When I was just getting started in business twenty years ago, one of my mentors had the habit of asking me, “Are you making an emotional decision or are you making a business decision?” A business decision, of course, I would often reply. It took me years to separate rational thinking from emotion. The first step was to understand my mentor’s question and recognize when anger, fear, optimism or desire was unduly influencing my decisions. Even today when I am much better at recognizing this, it takes conscious effort and is not easy to keep a clear headspace at all times.
A recent Atlantic Monthly article titled the best headspace for making decisions reminded me of this. The article asks, and attempts to answer the question of how to weigh rational analysis and intuition in decision-making. “Should you make ever-more-detailed lists of pros and cons and seek advice from even more trusted sources? Or should you go with your gut?” The article suggests that a happy headspace is no better than angry or fearful one when it comes to making good decisions.
There appears to be no mood that would put you in the perfect frame of mind for, well, making up your mind. So what’s a decision-maker to do? The best bet might be to accept that you’re going to have emotions, but to try to keep them from influencing your thought process.
Well, thanks for that. How, specifically can we do this? What is the lean approach? A major part of lean is problem solving. Problem solving requires identification of abnormalities and deviations. Identification relies on things being noticeable and visible. How can we make the impact of our emotions on decision-making more visible? Let’s apply some visual management and gemba observation skills. We can practice with a tool called the empathy map, pictured below.
Empathy mapping is often used to develop empathy, in other words to understand the thoughts and feelings, of another person. The empathy map guides us to observe and write down what the person is doing and saying, how they are influenced by what they are hearing and seeing, and what they are thinking and feeling. Used in sales, marketing and product development to understand how the customer perceives the product or service. This information is then used to develop and deliver products and services that meed their needs. Used for conflict resolution, mediation or overcoming resistance to change, empathy maps can help people recognize differences and find common ground without being derailed by emotion.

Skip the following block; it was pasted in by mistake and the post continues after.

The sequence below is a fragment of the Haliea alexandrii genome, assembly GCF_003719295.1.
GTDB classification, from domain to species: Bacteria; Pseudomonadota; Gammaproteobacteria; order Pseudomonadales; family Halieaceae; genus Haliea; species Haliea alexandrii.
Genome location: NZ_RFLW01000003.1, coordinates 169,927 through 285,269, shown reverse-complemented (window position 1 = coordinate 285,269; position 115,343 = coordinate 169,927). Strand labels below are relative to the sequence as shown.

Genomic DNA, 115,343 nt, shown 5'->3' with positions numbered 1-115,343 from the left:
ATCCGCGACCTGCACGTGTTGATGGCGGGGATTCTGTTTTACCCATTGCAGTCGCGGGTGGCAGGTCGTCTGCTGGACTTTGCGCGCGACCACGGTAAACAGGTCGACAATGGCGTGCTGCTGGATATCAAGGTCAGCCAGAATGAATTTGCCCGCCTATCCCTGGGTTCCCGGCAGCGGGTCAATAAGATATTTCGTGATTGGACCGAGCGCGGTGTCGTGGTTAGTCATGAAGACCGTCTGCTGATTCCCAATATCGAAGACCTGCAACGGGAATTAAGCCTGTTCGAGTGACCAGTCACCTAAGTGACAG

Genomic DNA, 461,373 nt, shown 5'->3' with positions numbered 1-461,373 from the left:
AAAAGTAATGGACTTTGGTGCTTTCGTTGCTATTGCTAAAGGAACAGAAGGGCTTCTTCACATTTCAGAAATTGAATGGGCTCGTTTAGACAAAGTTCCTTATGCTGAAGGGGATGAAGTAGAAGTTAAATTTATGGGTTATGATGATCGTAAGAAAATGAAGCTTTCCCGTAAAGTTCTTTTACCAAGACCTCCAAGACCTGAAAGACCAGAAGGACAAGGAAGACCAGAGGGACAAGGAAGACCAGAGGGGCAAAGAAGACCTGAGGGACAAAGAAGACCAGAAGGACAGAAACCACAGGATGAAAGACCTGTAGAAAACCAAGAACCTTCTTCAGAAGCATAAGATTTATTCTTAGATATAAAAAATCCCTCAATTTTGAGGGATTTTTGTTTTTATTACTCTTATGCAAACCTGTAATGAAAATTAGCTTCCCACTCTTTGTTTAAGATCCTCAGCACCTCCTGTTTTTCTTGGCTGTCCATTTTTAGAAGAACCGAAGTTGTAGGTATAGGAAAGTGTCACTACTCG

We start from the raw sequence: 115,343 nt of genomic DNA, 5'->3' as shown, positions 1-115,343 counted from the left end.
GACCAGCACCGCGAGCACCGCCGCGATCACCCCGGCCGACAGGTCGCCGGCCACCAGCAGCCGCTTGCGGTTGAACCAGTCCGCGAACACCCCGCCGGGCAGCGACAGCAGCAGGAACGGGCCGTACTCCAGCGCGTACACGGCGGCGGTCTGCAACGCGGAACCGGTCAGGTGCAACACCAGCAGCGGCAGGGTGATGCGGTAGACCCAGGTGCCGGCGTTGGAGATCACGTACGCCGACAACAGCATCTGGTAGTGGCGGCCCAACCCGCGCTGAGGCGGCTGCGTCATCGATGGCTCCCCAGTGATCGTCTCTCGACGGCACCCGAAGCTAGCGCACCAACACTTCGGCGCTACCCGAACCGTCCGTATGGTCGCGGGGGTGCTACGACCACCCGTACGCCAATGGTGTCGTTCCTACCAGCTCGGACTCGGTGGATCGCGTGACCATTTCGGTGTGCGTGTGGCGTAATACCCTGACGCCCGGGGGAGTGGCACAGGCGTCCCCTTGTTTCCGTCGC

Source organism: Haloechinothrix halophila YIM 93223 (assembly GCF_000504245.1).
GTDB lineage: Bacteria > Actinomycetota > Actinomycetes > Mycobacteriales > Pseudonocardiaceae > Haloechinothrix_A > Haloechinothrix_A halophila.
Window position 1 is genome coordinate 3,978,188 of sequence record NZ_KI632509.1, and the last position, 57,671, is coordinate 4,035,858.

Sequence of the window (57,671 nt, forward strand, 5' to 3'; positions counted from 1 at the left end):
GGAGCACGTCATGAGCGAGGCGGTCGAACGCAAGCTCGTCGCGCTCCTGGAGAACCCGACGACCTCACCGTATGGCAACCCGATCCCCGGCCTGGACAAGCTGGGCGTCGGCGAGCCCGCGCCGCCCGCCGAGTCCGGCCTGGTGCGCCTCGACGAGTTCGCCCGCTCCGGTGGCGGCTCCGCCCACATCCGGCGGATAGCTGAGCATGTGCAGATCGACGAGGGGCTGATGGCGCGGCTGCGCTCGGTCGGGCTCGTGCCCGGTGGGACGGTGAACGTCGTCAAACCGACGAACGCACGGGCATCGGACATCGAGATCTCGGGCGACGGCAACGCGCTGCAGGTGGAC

We can also use this tool to map our own headspace and become more self-aware of how emotions are affecting our decision-making. What is our thinking, or rationale, for this decision? What are we seeing and hearing, and how does this influence our thinking? What are we saying and doing, and what does this reveal? Finally, what feelings and emotions are influencing this particular decision?
In the lean mindset, decisions are experiments. Many of them will be proven to be poor. We need to learn from mistakes. Mapping our headspace ahead of time and laying bare our assumptions, in terms of data and rational thinking as well as how are intuition and emotions led to the decisions, will give us the basis for refinement and continuous improvement of how we make decisions. If we can keep a clear head, we can fill it intentionally with the things that we want, the things that will help us arrive at better decisions.